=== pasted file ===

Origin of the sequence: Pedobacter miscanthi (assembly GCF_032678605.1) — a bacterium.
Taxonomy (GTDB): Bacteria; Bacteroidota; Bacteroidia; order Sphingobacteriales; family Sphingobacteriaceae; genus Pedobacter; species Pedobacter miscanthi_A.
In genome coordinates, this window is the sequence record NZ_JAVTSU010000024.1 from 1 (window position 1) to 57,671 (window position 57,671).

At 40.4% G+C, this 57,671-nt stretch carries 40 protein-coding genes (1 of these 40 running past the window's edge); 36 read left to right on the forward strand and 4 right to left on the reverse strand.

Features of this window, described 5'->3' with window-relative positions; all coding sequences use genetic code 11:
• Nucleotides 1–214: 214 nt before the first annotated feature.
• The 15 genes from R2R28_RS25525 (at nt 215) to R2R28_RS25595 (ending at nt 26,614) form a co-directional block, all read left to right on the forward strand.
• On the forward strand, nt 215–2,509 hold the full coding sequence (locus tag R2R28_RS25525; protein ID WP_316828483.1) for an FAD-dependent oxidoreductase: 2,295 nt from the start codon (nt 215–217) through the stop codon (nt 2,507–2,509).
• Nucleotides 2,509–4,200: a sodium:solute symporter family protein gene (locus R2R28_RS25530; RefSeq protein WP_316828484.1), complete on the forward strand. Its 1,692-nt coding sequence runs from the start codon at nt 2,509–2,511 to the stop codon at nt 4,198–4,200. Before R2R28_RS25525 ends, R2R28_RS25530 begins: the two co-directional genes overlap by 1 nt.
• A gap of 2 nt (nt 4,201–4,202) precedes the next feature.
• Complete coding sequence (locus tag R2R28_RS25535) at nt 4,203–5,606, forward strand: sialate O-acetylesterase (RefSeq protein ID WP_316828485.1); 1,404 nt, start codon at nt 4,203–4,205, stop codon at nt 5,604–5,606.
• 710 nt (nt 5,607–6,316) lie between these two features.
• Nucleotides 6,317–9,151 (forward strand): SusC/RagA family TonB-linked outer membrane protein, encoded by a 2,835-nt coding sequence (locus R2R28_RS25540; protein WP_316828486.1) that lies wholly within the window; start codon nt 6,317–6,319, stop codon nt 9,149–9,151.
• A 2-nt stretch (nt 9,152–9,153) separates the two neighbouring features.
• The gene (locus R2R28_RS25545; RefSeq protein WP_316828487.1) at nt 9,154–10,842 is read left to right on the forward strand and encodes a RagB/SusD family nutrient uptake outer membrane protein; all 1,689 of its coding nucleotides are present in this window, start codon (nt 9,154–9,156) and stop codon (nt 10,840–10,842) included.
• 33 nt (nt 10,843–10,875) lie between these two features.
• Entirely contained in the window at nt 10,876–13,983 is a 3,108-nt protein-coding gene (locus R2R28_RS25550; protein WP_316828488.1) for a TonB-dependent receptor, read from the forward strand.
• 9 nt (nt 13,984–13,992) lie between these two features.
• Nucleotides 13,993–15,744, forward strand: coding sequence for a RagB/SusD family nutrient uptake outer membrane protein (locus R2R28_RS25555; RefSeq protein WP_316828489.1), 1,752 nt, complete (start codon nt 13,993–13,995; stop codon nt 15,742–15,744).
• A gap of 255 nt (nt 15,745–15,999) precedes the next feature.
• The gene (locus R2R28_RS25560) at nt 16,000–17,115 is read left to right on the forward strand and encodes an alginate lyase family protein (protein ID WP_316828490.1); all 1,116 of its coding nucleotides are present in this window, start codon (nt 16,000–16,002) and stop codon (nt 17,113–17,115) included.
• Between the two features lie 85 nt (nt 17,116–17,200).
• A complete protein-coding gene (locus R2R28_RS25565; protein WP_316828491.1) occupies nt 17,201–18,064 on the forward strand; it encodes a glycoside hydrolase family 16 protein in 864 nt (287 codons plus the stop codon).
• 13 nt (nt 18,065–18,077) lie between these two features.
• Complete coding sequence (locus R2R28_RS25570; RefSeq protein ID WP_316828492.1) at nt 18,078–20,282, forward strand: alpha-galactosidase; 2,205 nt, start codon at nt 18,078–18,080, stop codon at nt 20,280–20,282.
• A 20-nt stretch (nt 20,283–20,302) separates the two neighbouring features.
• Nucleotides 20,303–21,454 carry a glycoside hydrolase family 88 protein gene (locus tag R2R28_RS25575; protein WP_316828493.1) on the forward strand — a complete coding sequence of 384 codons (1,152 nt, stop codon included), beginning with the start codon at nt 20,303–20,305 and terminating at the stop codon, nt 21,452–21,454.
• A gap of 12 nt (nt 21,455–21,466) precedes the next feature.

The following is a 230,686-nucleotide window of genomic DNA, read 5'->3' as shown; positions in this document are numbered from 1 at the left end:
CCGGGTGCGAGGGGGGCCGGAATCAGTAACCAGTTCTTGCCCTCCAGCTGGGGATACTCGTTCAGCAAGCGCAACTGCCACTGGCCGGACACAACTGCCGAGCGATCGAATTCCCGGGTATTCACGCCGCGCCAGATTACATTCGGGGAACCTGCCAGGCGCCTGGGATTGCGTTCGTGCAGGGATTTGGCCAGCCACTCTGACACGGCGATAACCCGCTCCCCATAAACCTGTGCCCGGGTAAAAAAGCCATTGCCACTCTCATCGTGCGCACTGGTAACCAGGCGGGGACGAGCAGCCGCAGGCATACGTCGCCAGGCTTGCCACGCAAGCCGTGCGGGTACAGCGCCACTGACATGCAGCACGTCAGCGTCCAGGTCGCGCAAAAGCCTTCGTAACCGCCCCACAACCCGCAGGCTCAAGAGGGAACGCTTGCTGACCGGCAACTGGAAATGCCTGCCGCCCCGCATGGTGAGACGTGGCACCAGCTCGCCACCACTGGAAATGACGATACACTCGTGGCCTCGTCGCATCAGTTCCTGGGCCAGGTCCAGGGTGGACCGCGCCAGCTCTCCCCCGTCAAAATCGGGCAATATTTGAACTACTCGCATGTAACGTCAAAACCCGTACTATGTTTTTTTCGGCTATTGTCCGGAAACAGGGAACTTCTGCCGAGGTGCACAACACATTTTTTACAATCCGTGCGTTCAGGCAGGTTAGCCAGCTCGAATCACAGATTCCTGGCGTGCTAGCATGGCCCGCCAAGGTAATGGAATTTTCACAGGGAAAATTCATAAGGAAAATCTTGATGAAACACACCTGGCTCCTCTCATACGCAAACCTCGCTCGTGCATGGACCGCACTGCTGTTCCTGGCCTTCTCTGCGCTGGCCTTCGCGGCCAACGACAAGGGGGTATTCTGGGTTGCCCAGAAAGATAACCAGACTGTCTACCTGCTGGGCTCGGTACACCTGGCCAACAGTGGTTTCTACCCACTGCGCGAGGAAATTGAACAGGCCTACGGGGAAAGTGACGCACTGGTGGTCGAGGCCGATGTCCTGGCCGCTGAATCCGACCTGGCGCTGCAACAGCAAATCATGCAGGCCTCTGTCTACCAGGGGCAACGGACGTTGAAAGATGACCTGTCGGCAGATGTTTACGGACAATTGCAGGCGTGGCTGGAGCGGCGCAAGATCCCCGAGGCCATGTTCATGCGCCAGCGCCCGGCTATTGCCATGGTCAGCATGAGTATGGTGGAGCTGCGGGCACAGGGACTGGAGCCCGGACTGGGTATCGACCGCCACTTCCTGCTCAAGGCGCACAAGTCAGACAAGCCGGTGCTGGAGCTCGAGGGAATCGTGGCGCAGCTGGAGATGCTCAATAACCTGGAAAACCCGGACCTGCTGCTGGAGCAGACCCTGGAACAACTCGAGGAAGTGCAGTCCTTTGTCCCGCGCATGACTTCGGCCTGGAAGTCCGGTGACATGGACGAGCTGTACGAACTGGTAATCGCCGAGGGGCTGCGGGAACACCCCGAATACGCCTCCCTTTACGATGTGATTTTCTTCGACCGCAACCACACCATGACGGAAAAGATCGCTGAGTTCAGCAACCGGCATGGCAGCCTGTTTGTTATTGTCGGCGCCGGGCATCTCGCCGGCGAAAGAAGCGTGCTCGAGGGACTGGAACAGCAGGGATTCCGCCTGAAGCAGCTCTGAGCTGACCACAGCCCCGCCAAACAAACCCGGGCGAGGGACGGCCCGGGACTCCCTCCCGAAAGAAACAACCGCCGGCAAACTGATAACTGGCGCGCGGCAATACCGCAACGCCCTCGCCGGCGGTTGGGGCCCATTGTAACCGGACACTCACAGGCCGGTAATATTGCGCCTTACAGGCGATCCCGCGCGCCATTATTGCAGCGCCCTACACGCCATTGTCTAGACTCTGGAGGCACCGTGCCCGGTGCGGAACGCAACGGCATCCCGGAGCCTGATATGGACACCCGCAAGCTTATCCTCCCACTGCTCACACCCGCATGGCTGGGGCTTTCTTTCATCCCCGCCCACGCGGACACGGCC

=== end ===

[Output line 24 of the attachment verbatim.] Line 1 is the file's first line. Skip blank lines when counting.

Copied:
• 13 nt (nt 18,065–18,077) lie between these two features.